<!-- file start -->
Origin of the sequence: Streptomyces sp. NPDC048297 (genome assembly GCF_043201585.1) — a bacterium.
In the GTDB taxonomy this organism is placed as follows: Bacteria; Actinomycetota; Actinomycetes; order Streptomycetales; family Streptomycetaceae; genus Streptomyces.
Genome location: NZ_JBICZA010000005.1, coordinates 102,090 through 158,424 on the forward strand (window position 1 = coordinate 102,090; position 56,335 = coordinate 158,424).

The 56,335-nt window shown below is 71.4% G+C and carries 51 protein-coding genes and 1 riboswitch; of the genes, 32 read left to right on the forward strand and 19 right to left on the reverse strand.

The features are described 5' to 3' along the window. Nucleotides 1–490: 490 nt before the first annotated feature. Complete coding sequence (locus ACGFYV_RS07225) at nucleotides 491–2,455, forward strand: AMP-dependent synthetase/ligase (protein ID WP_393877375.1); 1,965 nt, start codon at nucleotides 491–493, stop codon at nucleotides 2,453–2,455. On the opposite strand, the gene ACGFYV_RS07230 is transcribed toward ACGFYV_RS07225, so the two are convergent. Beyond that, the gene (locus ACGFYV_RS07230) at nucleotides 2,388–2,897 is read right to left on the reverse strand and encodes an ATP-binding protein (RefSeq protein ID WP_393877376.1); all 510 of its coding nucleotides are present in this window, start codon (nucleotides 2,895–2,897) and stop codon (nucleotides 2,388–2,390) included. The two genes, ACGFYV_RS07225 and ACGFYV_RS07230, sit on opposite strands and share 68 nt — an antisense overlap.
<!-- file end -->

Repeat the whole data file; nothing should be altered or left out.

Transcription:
Origin of the sequence: Streptomyces sp. NPDC048297 (genome assembly GCF_043201585.1) — a bacterium.
In the GTDB taxonomy this organism is placed as follows: Bacteria; Actinomycetota; Actinomycetes; order Streptomycetales; family Streptomycetaceae; genus Streptomyces.
Genome location: NZ_JBICZA010000005.1, coordinates 102,090 through 158,424 on the forward strand (window position 1 = coordinate 102,090; position 56,335 = coordinate 158,424).

The 56,335-nt window shown below is 71.4% G+C and carries 51 protein-coding genes and 1 riboswitch; of the genes, 32 read left to right on the forward strand and 19 right to left on the reverse strand.

The features are described 5' to 3' along the window. Nucleotides 1–490: 490 nt before the first annotated feature. Complete coding sequence (locus ACGFYV_RS07225) at nucleotides 491–2,455, forward strand: AMP-dependent synthetase/ligase (protein ID WP_393877375.1); 1,965 nt, start codon at nucleotides 491–493, stop codon at nucleotides 2,453–2,455. On the opposite strand, the gene ACGFYV_RS07230 is transcribed toward ACGFYV_RS07225, so the two are convergent. Beyond that, the gene (locus ACGFYV_RS07230) at nucleotides 2,388–2,897 is read right to left on the reverse strand and encodes an ATP-binding protein (RefSeq protein ID WP_393877376.1); all 510 of its coding nucleotides are present in this window, start codon (nucleotides 2,895–2,897) and stop codon (nucleotides 2,388–2,390) included. The two genes, ACGFYV_RS07225 and ACGFYV_RS07230, sit on opposite strands and share 68 nt — an antisense overlap.